As I write this I’m sitting here feeling slightly nauseous from overindulgence at Christmas. This year we visited the in-laws for Christmas dinner and my sister and her family on Boxing Day. We were totally spoiled! There were boxes of chocolates, salted nuts, mulled wine and prosecco with glitter and that was before dinner! Our festive feast consisted of lashings of delicious food and amazing dishes from creamed pomme puree, baked hams, pigs in blankets and roasted veggies, to mince pies, several desserts, selection boxes full of chocolate and candy canes galore. However today I’m fed up of the food hangover and have set off to the shops to restock my cupboards with healthy, wholesome ingredients in the hope that I’ll start feeling good again.
At the start of January people everywhere are feeling the same and with unbounded optimism craft New Year’s resolutions that fail within the first week…despite good intentions! I’m all for ‘out with the old and in with the new’ at the turn of the year but the changes we make really must be sustainable.
Here’s my advice on making next year the healthiest year yet for you and your family. There’s not a diet in sight and that’s for a reason. I know that we are much more likely to make healthy eating part of our lives if we don’t feel burdened and restricted. Food changes must fit in with family meals if they’re going to be sustainable. Nourishing your family needs to be enjoyable, easy and a fun experience that makes you want to continue all year long.
Here’s my top 10 to get you started:
1. Plan ahead – set aside 10 minutes with your kids and come up with a meal plan and shopping list for the week ahead.
2. Don’t encourage your family to eat foods they don’t like just because they’re healthy. List the foods you do like and create meals with these.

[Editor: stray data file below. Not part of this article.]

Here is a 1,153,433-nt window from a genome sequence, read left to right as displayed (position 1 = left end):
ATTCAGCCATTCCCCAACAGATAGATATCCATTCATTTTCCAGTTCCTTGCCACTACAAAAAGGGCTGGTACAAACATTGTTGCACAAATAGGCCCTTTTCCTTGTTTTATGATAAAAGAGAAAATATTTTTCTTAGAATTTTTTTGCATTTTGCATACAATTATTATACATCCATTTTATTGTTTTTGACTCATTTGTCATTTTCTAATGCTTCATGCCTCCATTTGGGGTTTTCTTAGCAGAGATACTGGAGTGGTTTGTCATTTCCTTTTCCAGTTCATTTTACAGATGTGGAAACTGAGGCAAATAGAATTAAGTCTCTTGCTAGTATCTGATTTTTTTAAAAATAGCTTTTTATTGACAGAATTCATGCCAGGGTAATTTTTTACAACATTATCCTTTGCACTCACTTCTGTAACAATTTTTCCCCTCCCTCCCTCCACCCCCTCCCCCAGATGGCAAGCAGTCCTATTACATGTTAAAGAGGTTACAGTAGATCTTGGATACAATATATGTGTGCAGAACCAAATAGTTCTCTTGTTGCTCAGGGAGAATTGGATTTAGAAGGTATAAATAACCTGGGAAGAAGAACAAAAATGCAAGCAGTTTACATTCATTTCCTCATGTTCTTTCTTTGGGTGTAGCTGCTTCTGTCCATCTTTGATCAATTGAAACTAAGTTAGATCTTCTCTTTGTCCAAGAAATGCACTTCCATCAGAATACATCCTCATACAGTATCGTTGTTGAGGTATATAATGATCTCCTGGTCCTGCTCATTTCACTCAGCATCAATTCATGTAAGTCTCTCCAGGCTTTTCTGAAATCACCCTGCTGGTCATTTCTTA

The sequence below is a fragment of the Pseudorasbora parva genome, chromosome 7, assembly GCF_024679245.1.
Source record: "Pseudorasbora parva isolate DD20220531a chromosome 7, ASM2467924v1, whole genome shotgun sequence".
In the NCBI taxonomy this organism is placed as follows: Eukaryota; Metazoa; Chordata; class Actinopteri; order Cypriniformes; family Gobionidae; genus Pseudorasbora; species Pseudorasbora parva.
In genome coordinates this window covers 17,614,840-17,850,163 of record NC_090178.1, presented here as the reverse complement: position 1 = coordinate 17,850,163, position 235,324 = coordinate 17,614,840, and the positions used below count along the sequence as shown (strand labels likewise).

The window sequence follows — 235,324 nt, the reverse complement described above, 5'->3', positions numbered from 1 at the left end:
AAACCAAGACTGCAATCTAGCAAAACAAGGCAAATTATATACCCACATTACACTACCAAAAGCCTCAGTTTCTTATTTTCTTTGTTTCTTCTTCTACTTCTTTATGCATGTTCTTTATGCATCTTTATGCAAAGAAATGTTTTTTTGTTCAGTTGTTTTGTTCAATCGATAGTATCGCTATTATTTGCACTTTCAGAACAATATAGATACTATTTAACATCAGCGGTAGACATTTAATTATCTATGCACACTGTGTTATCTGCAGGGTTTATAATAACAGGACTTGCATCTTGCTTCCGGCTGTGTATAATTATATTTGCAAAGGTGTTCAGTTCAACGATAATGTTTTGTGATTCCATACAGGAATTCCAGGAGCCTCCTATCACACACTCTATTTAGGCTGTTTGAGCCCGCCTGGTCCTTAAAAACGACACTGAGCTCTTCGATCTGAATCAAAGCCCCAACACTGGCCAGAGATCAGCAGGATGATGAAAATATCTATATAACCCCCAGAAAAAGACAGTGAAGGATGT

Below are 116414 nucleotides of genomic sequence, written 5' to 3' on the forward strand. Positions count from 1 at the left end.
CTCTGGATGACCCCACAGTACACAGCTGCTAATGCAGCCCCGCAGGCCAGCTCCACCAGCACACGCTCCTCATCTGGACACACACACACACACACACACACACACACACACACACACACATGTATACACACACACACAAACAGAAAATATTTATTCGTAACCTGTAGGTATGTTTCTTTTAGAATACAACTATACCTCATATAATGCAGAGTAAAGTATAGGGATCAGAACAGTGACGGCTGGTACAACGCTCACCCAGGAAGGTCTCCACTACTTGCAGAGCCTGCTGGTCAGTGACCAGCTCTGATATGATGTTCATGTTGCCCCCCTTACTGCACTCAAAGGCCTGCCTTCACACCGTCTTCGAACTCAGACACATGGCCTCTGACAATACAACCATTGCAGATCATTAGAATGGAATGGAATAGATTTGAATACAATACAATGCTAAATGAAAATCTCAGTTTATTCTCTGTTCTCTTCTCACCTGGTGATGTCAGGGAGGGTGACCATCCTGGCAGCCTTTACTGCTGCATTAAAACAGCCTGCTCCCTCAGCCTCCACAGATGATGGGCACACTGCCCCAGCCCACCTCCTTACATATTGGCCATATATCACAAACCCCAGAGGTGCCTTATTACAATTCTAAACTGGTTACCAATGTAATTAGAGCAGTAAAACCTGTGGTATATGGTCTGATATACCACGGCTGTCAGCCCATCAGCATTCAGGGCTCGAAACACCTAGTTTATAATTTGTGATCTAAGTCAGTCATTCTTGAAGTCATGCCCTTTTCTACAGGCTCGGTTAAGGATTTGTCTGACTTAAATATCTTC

3. Strategically leave healthy snacks around – in the car, in your desk drawer at work, in the food cupboards - so when you crave a snack your not tempted to pull up at the nearest corner shop to buy a chocolate bar!
4. Set family-agreed SMART goals and check in on your progress frequently to stay motivated. SMART goals are Specific, Measureable, Achievable, Realistic and Time specific. For example ‘we are going to have fruit as our after school snack on Mondays, Wednesdays and Fridays for the first half term.’
5. Become a food stylist! We eat with our eyes and so do our kids, therefore its so important to make healthy, nourishing meals look appetising.
6. Schedule in a regular ‘treat day’ where you can indulge in your favourite yet not-so-healthy food. This might be pizza for the kids or a glass of wine or two for mum. Routine indulgences as part of a healthy eating plan do lead to successful healthier lifestyles.
7. Include exercise every day – even if it’s just a walk. Cheap step counters can be really motivating. Did you know we are supposed to do at least 10,000 steps per day?
8. When planning your evening meals, each week should have two meat free dinners – lentil or bean based dishes are great - and two fish dishes, one of which should be an oily fish. This helps reduce the amount of saturated fat in our diet while increasing the beneficial omega 3 fats and still providing an abundance of other nutrients.
9. Watch your portion sizes – adults should fill around a third to half of their plate with veggies and the remaining amount split between wholegrain carbs and lean protein foods. Kids need smaller portions and less veggies unless your feeding an adolescent! – Take a look at the following portion size guide for 1-4 year olds and a refresher.
10. Make it fun and encourage participation! Get the kids involved in food preparation, little ones can stir, mix and mash and even primary school kids can chop veggies with a plastic knife! You never know your teen might even make dinner for you!
Happy New Year all, I hope you find these tips helpful and have a Happy Healthy New Year!